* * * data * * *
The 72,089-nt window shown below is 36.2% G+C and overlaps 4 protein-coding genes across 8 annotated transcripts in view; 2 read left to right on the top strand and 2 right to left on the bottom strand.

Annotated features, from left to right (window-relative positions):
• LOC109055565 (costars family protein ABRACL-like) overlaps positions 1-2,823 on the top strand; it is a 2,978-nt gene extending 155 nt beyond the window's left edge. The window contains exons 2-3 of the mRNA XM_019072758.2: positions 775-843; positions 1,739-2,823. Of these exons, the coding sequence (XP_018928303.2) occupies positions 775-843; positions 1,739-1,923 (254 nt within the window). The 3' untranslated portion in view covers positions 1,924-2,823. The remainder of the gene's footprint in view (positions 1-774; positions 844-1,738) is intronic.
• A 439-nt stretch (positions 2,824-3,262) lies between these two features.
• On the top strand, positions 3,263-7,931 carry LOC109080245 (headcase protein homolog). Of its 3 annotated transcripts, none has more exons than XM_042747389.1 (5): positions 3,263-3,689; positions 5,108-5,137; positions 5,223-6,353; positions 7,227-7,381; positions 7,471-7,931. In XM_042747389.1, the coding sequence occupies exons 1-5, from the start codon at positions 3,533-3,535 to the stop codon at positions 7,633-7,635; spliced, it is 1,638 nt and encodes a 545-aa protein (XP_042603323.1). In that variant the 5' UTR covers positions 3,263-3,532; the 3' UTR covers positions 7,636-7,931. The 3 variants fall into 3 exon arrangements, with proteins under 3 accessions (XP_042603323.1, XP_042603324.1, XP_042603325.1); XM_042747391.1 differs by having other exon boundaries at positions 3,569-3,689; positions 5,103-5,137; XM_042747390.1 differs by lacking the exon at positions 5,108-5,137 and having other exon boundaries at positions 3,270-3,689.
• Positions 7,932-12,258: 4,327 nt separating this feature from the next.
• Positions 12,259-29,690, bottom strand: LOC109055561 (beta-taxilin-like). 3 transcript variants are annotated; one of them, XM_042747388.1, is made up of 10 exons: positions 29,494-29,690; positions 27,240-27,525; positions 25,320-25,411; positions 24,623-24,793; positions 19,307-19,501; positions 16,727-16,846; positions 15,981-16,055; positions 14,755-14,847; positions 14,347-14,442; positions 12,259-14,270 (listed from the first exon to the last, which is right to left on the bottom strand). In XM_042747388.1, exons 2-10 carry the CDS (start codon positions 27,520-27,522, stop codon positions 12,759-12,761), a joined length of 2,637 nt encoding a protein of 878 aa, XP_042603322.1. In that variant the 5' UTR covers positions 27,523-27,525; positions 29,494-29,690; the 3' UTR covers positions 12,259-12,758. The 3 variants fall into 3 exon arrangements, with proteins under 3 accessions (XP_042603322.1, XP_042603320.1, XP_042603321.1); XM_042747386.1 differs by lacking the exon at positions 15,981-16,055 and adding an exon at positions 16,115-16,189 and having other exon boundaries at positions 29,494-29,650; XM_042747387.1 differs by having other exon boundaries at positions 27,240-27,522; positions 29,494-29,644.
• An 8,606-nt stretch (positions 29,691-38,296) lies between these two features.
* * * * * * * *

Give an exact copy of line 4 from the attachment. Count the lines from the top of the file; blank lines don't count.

• A 439-nt stretch (positions 2,824-3,262) lies between these two features.